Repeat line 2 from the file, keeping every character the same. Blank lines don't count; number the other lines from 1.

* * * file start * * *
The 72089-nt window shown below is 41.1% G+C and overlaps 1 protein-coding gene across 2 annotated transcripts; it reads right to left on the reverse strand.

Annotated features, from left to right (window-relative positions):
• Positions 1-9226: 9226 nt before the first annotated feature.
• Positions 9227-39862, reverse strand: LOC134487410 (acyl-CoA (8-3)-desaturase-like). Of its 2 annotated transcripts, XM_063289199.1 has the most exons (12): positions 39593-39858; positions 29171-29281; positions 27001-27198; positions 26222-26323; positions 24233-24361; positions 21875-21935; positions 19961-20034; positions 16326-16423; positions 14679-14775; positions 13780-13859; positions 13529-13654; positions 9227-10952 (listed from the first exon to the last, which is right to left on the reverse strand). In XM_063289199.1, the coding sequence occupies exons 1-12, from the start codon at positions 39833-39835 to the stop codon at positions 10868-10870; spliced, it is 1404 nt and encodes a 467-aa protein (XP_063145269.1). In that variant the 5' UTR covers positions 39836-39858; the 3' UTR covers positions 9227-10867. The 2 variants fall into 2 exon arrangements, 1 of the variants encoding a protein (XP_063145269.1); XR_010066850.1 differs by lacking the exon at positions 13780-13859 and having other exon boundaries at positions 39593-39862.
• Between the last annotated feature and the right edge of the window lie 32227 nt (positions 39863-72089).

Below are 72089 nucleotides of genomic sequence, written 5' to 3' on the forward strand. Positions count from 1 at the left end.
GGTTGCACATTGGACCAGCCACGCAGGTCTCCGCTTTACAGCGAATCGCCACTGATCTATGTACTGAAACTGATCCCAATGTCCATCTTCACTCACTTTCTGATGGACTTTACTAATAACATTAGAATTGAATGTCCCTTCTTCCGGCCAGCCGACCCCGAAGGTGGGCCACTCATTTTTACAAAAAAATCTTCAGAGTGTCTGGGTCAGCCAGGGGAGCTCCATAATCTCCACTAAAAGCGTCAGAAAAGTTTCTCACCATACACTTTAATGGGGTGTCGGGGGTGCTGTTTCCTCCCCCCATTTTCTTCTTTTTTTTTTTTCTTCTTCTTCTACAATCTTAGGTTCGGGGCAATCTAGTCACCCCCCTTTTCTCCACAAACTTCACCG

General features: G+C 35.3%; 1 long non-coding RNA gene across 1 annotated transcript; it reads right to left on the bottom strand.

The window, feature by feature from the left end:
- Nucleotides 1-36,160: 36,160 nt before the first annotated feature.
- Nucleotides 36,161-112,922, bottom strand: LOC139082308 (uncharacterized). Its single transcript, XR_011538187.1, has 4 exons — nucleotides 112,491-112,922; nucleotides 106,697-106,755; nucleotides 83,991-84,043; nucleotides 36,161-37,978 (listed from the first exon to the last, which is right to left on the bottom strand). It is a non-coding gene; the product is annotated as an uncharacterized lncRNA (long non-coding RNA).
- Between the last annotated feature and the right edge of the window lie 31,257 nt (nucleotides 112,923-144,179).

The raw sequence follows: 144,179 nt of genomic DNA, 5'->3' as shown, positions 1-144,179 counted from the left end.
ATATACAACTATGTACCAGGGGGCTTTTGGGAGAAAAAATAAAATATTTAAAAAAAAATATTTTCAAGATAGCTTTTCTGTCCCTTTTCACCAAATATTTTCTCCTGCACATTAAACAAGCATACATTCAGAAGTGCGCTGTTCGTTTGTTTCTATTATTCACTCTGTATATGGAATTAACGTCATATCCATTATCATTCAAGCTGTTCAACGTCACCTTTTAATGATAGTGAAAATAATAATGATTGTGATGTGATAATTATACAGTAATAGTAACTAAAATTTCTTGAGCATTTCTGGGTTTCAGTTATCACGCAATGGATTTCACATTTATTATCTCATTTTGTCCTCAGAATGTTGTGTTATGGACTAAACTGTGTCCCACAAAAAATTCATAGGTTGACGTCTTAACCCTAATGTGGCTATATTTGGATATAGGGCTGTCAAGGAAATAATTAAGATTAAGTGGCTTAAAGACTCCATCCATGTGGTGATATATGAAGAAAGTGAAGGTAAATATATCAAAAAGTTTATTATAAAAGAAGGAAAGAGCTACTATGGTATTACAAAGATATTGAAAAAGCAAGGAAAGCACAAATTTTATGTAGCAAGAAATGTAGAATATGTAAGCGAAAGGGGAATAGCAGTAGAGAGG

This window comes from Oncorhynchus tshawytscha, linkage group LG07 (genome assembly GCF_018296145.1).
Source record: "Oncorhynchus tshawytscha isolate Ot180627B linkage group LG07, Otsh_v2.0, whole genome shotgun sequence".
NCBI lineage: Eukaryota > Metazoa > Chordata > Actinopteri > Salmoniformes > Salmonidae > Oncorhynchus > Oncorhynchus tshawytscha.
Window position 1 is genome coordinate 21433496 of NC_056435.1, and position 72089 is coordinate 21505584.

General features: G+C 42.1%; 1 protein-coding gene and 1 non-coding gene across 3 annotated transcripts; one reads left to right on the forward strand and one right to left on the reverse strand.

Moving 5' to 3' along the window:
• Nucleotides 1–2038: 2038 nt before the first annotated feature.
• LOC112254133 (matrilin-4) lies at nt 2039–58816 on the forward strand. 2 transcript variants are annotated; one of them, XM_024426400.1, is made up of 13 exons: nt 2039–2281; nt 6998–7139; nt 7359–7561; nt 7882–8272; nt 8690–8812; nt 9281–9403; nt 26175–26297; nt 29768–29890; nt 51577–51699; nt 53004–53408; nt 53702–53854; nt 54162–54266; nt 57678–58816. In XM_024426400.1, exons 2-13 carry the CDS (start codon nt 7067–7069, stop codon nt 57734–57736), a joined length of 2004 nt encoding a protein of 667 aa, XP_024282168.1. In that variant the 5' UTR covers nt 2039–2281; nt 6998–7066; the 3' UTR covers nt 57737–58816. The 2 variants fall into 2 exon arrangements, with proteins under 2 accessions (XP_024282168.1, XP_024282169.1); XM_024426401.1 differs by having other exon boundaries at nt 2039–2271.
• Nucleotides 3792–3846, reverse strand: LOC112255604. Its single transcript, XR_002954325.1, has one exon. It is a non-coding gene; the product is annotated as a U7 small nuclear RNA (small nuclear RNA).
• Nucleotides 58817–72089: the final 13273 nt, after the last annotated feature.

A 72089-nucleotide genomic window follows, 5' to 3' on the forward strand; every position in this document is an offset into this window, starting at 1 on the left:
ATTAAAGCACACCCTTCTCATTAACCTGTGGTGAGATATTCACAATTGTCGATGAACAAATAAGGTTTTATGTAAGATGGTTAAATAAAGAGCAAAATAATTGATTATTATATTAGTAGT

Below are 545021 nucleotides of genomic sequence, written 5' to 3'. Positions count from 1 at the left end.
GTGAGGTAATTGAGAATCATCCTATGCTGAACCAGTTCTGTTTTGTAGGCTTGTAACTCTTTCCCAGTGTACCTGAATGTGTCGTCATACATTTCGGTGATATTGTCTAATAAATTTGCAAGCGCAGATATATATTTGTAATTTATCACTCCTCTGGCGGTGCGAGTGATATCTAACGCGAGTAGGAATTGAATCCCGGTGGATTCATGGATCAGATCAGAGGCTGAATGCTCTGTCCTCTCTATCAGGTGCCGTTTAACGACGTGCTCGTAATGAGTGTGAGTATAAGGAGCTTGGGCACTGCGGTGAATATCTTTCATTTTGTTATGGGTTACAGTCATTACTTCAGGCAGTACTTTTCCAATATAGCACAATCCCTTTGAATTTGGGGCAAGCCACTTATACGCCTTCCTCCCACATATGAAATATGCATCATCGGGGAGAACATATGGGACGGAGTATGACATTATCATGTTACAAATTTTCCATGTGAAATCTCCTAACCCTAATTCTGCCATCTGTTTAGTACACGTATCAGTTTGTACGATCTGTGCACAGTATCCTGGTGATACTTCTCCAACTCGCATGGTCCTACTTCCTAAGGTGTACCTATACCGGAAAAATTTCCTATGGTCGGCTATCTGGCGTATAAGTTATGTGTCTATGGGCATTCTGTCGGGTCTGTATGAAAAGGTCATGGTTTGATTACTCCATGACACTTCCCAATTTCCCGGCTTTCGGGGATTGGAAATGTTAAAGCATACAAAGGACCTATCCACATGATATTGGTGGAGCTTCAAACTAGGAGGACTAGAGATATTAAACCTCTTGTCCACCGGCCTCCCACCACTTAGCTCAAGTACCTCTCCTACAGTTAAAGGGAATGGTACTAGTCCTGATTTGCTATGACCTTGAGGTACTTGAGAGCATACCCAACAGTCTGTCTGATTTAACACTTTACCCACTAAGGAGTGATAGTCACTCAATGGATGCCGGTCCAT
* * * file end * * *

Annotated features, from left to right (window-relative positions):